As of June 29, 2012, the average dividend yield as expressed by the yield of the S&P 500 was 2.01%. For income investors, those who are able to beat this yield may very well be considered as earning a high income relative to the market. Taking this into account, it's therefore very atypical to find an investment capable of earning a steady 8% yield which is an amount that is four times the market average. Even more difficult, it's nearly impossible to find companies that have proven their ability to further grow that yield.
The following list attempts to capture just that criteria. Looking forward, these five companies offer a yield exceeding 8% and have historically been growing their yields in a relatively stable fashion. Each of these companies trade with a market valuation greater than $500 million, and each have traded on the market for at least 4 years. In my attempt to compile this list, I sought companies that are in uniquely different industries. This factor should help readers when it comes to complementing their own portfolios by providing them with several distinct options. All values were taken based on the closing price as of June 29, 2012.
|Company Name||Market Cap.||Fwd. Div.%||Payout Ratio||Industry|
|AstraZeneca (AZN)||$57.01 B||8.7%||43%||Drug Manufacturer|
|SeaDrill (SDRL)||$16.52 B||9.0%||155%||Offshore Drilling|
|Buckeye Partners LP (BPL)||$5.10 B||8.0%||400%||Pipeline MLP|
|Pitney Bowes (PBI)||$3.00 B||10.0%||43%||Business Equipment|
|Triangle Capital Corp. (TCAP)||$621 M||8.8%||69%||Bus. Dev. Company|
AstraZeneca's drug pipeline has often been criticized as being weak, but the company has continued to make efforts to grow through acquisitions. Most recently, the company acquired Ardea Biosciences for $1 billion. The company has more than ample cash flow to pay for future dividend growth.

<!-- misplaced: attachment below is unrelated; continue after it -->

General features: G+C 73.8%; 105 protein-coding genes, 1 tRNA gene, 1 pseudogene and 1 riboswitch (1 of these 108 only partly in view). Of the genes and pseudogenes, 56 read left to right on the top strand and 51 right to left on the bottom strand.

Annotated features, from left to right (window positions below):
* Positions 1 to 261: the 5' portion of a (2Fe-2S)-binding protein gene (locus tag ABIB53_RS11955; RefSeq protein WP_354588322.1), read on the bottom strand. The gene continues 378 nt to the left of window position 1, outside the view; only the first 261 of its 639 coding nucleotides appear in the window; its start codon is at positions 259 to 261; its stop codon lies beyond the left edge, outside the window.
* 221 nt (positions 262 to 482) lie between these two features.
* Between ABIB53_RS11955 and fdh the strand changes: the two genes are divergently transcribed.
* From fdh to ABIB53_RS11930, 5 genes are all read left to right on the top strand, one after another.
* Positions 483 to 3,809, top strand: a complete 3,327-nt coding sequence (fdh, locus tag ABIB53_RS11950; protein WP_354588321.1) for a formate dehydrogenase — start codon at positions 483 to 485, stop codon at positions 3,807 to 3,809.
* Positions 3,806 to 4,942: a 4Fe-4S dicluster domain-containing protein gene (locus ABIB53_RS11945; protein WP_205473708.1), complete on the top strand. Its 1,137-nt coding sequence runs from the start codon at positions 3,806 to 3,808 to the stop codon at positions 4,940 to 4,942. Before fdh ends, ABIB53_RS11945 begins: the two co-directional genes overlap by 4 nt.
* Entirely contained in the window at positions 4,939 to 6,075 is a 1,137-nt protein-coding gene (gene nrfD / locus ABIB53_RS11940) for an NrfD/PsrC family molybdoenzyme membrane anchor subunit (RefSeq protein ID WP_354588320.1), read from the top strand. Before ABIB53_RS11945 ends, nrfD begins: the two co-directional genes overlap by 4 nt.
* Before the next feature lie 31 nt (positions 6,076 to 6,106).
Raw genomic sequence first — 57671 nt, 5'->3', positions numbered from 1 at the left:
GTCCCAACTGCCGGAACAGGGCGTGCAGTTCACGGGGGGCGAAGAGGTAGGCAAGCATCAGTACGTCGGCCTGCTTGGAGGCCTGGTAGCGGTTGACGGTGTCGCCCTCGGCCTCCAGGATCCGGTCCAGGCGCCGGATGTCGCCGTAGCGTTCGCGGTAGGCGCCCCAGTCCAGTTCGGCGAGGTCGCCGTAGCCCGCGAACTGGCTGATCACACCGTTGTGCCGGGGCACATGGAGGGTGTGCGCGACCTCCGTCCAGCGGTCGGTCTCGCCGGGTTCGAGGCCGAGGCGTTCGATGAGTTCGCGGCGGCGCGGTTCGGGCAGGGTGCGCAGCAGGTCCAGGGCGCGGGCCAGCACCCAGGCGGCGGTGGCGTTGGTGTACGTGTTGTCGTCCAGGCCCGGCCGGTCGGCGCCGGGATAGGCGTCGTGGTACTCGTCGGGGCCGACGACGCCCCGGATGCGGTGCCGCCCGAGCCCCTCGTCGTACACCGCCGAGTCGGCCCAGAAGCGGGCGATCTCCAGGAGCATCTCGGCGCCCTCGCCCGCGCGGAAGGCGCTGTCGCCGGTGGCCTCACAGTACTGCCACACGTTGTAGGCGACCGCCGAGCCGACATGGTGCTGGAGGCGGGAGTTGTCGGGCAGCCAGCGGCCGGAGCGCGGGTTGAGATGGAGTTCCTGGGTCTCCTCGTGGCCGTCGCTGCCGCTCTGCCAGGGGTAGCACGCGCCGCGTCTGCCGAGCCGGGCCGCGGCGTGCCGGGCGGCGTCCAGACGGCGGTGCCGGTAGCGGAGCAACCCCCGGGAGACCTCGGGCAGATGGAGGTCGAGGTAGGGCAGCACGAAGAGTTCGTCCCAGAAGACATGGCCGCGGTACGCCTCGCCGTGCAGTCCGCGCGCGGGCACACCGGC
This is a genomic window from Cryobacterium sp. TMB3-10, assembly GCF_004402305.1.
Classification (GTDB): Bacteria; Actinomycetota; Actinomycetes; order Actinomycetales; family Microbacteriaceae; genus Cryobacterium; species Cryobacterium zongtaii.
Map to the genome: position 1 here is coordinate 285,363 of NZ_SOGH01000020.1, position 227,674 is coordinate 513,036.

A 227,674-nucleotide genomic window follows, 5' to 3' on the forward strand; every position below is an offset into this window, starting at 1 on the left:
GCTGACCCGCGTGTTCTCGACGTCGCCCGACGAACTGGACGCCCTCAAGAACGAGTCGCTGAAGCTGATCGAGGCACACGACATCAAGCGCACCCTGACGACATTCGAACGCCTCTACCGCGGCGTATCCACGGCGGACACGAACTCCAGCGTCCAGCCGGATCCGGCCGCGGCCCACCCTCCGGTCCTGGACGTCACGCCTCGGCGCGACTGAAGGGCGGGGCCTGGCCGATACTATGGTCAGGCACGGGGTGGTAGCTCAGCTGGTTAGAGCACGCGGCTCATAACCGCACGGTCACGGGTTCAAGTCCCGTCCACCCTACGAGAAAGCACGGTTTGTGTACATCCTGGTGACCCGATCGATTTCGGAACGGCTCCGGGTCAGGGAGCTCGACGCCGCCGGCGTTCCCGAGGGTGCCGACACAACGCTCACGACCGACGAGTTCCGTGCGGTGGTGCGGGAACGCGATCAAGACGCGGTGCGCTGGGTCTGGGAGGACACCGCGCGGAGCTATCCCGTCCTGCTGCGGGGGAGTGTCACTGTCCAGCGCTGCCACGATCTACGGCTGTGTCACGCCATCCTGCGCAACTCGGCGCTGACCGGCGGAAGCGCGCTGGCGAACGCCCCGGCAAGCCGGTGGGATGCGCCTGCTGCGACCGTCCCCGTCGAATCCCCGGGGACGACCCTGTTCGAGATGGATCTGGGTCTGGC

SeaDrill operates as one of the largest offshore drilling companies in the world. It's therefore opportunistically positioned in the right field when it comes to the future growth for oil exploration. While some may critique the rather high payout ratio, these companies often based their distributions on cash flows of their chartered fleets and are often capable of sustaining the yields.
Buckeye Partners has been issuing distributions for over 16 years as a master limited partnership. As a pipeline operator, the payout ratio is again dependent on the cash flows of the company and often gets skewed by the depreciation of the assets. As long as the petroleum products flow, there will be income for investors.
Pitney Bowes is a relatively controversial pick given its declining share price. Yet I would contend that its ability to convert its leverage funds into consistently paying cash flows is almost second to none. Undoubtedly the company's yield has reached this level due to a rapid decline in share price. The decline in paper-oriented business equipment has been the largest motivator for correlated trade. However, recent insider purchases along with a low price-to-earnings ratio of 7.72 looking forward suggests that the company might be nearing some support at these levels.
Triangle Capital Corporation is the only company listed here with a market capitalization under $1 billion. It's relatively short dividend history also makes it less predictable over the long run. Nevertheless, the trend thus far appears to be healthy and the company is trading accordingly.
Disclosure: I am long AZN.